Besides sex, I’m guessing money is the single biggest sore spot between married couples. Whether there is one bread winner or two, it’s nearly impossible for two people to have exactly the same spending and saving habits. And if both partners in a marriage have completely different money habits, it can make dealing with bank accounts and money very difficult.
We searched around to see how others feel about managing their money and marriage and many had similar thoughts. Here are the thoughts of someone that learned to set up separate bank accounts for their money management:
As it turns out, my husband and I have completely different spending and saving habits – something we neglected to realize during our long-distance dating relationship. Money become a huge sore spot, and it resulted in shenanigans like me hiding shopping bags, and him tucking away freelance income so I couldn’t get to it.
About three years into our marriage, I changed jobs and started receiving a larger paycheck. My husband opened a separate account for savings, and then it hit us: Why not just have separate checking accounts? As it was, I would spend money out of our joint account, which would stress out my husband. Then, I’d get upset that he wasn’t letting me spend what was essentially my money. So we sat down and divvied up our expenses against how much we’d each be earning, and our nearly six-year love affair with our separate bank accounts began….
Read more of this article at How to Maintain Separate Bank Accounts as a Married Couple.
As the article says, separate accounts has made their life much easier. Use this advice to help you decide the best arrangement for your accounts. Often, because couples get married later in life these days, they already have their own spending patterns and bank account management techniques. This makes it easier to have separate accounts. If you are both young when you get married, it may be easier to combine all of your accounts, but you’ll have to work on how to get a system flowing that allows both partners to use and maintain the bank accounts without bothering the other.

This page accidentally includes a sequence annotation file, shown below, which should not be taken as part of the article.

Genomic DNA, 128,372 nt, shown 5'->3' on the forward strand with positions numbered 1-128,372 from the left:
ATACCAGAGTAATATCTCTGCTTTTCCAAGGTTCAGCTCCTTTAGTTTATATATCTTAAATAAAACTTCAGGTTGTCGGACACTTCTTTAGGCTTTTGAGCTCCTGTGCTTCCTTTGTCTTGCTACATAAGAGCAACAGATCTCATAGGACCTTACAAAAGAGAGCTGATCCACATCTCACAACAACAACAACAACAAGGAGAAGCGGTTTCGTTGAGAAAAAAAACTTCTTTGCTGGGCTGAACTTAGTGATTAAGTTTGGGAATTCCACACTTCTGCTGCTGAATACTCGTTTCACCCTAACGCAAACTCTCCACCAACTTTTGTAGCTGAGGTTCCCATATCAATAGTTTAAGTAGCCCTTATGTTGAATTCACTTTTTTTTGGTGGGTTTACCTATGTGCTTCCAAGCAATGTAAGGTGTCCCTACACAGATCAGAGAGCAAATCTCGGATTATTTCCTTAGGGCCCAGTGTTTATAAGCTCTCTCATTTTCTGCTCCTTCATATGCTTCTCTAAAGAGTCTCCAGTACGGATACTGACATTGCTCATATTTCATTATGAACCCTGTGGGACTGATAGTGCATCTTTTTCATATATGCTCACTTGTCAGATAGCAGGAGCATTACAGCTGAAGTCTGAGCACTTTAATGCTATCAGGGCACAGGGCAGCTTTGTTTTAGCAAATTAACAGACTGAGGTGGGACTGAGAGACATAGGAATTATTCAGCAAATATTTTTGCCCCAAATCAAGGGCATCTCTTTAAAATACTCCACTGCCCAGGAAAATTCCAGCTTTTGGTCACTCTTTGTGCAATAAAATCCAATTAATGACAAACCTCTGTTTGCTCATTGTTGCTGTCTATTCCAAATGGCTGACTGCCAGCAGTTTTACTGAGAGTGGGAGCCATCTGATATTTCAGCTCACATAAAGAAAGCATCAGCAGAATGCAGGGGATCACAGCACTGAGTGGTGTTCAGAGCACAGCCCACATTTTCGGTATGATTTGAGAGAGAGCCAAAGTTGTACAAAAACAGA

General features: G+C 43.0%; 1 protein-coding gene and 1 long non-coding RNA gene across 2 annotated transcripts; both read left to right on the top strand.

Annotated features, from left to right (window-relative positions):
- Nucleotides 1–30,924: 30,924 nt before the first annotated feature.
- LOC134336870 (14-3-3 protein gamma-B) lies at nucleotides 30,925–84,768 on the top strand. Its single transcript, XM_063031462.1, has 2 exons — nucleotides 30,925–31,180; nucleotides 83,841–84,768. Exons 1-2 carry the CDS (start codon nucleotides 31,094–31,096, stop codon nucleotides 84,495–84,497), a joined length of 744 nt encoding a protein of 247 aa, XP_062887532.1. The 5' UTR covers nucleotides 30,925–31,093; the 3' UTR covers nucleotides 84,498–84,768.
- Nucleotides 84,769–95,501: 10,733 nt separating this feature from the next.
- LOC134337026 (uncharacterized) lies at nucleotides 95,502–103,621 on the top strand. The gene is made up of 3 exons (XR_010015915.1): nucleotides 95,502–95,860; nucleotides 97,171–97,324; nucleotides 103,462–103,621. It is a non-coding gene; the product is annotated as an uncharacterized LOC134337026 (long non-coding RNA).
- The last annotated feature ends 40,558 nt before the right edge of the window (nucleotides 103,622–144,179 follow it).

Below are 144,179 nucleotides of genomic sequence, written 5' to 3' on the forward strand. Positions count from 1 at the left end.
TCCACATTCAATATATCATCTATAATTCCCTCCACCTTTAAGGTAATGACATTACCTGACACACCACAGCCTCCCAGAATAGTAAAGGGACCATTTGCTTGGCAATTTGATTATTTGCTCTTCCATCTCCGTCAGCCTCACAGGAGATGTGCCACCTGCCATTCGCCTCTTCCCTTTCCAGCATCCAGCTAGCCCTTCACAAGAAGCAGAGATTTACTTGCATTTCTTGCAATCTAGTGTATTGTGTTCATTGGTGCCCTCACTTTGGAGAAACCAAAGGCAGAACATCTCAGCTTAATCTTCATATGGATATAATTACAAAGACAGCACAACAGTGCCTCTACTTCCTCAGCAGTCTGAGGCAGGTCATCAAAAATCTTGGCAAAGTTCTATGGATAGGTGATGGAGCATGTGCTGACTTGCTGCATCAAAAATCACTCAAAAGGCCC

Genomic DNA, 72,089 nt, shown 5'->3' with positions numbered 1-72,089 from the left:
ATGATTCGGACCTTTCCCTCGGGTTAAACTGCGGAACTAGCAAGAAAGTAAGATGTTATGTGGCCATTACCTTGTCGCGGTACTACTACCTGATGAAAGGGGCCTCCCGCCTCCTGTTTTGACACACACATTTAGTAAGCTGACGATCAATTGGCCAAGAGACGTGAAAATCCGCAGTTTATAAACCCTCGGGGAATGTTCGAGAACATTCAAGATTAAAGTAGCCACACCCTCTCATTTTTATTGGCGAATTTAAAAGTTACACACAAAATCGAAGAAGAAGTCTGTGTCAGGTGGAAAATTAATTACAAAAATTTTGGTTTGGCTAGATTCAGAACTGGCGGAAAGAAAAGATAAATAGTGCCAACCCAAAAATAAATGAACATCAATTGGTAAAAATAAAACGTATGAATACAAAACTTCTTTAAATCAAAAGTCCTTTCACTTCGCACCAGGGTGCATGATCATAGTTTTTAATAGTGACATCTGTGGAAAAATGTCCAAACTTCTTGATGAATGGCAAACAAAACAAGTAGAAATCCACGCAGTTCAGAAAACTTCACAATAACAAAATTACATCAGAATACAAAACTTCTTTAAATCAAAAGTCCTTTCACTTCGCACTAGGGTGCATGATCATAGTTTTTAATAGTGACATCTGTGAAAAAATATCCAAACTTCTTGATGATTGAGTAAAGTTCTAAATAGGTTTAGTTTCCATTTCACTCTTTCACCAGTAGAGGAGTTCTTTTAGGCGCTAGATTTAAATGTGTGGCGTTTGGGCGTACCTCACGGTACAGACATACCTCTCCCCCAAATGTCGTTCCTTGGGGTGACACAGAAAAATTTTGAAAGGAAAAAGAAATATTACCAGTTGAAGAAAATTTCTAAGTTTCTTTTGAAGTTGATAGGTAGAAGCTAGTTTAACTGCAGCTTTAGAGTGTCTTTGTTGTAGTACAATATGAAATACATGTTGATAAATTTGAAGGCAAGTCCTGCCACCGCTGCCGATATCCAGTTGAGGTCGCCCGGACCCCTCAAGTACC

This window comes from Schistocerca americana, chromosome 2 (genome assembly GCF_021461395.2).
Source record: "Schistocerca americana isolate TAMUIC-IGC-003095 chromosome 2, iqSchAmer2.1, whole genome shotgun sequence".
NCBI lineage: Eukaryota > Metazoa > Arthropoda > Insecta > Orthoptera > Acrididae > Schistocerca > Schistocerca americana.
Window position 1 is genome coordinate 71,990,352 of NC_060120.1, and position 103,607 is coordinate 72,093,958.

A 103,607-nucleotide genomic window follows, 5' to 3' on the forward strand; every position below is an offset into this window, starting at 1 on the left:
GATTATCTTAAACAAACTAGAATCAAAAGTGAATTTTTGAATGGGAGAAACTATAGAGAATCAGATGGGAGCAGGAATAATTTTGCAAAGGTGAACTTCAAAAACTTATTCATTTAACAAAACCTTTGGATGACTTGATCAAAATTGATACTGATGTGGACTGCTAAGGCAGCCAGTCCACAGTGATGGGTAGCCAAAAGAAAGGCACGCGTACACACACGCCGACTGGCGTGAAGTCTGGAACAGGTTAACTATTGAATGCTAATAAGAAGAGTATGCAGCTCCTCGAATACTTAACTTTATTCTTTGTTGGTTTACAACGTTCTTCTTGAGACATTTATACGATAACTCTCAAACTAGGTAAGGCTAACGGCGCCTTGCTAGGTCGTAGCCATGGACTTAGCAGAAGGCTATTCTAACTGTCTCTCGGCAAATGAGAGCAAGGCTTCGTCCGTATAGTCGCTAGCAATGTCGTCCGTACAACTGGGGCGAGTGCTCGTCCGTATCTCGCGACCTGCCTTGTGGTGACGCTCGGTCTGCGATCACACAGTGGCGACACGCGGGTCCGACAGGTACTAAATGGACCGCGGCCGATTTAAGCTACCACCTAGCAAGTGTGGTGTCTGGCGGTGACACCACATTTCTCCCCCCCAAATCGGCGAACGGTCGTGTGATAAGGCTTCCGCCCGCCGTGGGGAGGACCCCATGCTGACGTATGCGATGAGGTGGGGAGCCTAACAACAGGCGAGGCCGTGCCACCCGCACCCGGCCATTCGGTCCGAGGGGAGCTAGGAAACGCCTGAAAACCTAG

In essence, the more alike you and your spouse are, the easier it is to have joint accounts. The more independent or different you are, the more likely separate accounts will suit you.
There are lots of other options that you can use when setting up your bank accounts. For example, you could open three accounts, two joint checking accounts and a savings account at a brokerage. You could deposit a set amount into savings each month, pay the bills and then divide the remaining money between the two accounts. Or, you could use one account for all of the bills and the other account for his and hers spending. Or, if there is one bread winner, you could still set up a checking account for the non-bread winner and alot so much money to them. That way there is no need to discuss small private purchases or to have to see the bills when buying gifts for each other. That brings us to a big point – private purchases.
I don’t know too many couples that don’t have expenses that they don’t want their spouse to see. Okay, that was wordy, but what I’m saying is that most people have private purchases that they don’t want others to know about. Whether they don’t want their spouse to know how much they spent on their hair, or how much they spent at the golf clubhouse, there are always transactions that can be considered private. Using either separate credit cards or separate bank accounts can help account for this without causing too much irritation.
And our final point, don’t feel like you have to keep doing the things the way you are now. If something isn’t working out, its free to set up new bank accounts and try something else. If one of you feels its unfair, then readjust your method and try again.
See Also: Tips on Managing Money and Marriage